- S v Kubheka and Another (200/2020)  ZASCA 25 (24 March 2021) (SCA)
In Ask Pollex in Servamus: May 2016 and February 2018, Pollex discussed the meaning of remote jamming*, as well as whether a security officer, duly registered with PSiRA* may arrest an offender without a warrant for remote jamming-related offences.
In the May 2016 discussion, Pollex described remote jamming as follows, namely that, “when the lawful driver/owner of a vehicle parks his or her vehicle and then presses the button on his or her own lawful remote to lock the vehicle, a thief (the suspect) will be close by and will be repeatedly pressing the button on a hidden remote device of his or her own, which overwhelms the airwaves in the area and blocks the signal of the lawful driver/owner’s remote to the vehicle”.
At the time of the 2016 and 2018 discussions referred to supra, Pollex was not aware of any reported case law (decided cases) in this regard.
However, the case of S v Kubheka and Another supra has now been published.
In this case, two accused persons were each convicted in the regional court, Randburg of the theft of a cellphone and an iPod out of a motor vehicle. Accused 1 was sentenced to four years’ incarceration, of which two years were suspended for a period of five years on condition that he was not convicted of theft or any offence involving an element of dishonesty during the period of suspension. Accused 2 was sentenced to four years’ incarceration.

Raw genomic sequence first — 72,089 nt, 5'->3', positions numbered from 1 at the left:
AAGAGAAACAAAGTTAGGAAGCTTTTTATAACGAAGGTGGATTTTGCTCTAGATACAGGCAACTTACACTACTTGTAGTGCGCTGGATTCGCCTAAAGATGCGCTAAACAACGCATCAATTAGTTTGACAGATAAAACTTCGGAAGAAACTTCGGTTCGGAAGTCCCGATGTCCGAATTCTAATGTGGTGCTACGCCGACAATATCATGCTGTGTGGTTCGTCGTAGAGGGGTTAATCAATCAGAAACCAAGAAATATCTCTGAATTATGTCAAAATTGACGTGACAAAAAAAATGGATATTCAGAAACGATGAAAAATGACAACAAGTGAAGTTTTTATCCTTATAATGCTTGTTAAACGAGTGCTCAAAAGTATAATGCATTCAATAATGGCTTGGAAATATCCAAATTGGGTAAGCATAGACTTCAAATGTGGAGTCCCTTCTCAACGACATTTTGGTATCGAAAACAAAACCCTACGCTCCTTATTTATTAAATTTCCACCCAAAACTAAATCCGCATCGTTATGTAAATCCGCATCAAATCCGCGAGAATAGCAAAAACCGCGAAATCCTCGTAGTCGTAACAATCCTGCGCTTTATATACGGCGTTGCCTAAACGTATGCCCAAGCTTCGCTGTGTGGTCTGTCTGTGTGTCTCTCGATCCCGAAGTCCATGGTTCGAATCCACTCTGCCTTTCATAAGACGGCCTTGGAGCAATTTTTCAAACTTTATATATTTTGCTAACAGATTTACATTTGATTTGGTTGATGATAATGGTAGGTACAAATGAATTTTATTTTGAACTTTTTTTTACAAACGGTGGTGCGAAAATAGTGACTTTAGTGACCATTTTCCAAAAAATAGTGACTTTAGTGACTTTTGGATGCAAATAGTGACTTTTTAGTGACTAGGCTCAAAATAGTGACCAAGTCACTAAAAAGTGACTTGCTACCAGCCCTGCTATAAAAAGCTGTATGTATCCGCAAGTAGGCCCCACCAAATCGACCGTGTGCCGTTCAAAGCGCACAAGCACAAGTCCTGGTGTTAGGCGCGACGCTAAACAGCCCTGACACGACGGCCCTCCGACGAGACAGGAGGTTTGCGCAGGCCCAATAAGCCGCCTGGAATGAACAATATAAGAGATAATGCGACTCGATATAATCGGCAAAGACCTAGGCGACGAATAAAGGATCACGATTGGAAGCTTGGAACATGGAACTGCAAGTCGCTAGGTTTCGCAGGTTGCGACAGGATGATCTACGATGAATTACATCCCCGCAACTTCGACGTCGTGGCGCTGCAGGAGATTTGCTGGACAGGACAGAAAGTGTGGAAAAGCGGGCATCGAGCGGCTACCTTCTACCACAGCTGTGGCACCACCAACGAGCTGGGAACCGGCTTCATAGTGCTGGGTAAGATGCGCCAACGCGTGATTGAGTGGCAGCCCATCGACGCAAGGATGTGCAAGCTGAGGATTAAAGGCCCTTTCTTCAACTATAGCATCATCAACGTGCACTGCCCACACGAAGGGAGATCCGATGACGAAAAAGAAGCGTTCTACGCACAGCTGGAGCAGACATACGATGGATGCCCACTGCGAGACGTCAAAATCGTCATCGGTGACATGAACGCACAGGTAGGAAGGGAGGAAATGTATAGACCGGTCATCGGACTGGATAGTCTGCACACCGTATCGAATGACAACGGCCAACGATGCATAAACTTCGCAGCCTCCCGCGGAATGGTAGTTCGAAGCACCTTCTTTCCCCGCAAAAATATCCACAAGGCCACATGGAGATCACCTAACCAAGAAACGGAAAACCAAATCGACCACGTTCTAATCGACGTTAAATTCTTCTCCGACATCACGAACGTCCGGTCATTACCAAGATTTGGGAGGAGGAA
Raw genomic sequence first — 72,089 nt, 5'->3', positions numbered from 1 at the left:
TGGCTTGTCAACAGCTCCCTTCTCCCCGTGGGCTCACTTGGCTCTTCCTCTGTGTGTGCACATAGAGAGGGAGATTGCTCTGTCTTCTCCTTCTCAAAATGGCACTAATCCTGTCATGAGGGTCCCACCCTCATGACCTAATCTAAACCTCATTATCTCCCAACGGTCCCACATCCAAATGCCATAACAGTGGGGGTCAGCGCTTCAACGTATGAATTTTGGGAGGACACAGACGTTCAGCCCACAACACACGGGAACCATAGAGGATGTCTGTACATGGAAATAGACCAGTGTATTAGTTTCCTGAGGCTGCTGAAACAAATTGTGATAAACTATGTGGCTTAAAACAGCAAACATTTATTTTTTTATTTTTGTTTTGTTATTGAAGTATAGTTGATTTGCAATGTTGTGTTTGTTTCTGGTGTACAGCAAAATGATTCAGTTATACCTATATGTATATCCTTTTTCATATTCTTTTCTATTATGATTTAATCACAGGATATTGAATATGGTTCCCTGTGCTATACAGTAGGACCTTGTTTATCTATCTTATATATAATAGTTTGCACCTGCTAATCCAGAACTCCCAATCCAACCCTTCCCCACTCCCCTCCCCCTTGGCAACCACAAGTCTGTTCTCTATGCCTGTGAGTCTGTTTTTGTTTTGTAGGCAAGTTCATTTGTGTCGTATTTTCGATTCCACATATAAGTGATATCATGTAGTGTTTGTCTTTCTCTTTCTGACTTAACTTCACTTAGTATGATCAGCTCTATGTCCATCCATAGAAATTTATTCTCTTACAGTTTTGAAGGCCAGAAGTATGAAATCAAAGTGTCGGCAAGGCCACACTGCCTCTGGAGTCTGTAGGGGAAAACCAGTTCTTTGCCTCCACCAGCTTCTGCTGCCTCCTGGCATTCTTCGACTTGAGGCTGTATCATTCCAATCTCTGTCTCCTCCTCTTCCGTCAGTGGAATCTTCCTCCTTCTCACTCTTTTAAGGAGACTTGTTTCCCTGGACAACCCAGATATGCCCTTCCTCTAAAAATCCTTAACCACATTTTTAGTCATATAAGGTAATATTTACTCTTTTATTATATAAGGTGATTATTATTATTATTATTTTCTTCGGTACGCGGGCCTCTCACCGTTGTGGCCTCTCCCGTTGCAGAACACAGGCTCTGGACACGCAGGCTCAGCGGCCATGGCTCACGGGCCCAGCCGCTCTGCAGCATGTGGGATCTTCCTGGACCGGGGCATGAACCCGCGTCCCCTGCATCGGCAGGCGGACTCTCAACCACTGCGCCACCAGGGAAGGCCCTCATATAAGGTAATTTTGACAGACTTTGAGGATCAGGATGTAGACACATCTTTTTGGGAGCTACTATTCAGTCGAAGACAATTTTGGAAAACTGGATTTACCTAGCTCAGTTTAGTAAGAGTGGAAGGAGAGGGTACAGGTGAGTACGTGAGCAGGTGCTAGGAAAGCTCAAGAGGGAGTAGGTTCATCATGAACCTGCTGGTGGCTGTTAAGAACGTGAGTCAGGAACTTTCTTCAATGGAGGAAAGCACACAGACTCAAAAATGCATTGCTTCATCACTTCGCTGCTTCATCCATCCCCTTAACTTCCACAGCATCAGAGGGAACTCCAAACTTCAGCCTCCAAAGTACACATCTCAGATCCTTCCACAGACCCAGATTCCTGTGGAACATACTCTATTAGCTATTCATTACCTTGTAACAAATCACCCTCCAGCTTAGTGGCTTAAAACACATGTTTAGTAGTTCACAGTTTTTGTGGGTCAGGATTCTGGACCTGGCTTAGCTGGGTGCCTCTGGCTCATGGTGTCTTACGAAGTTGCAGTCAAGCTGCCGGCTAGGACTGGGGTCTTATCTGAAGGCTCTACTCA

After being granted leave to appeal from the regional court, both accused appealed to the High Court in Johannesburg in respect of both conviction and sentence.
After hearing the appeal, the said High Court dismissed the appeal against conviction. As far as the sentences are concerned, the High Court increased the sentence of accused 1 to five years’ direct incarceration, and that of accused 2 to eight years’ direct incarceration.
Both accused thereupon petitioned the Supreme Court of Appeal (“the SCA”) for leave to appeal to it (the SCA) where they were, however, granted leave to appeal against sentences only.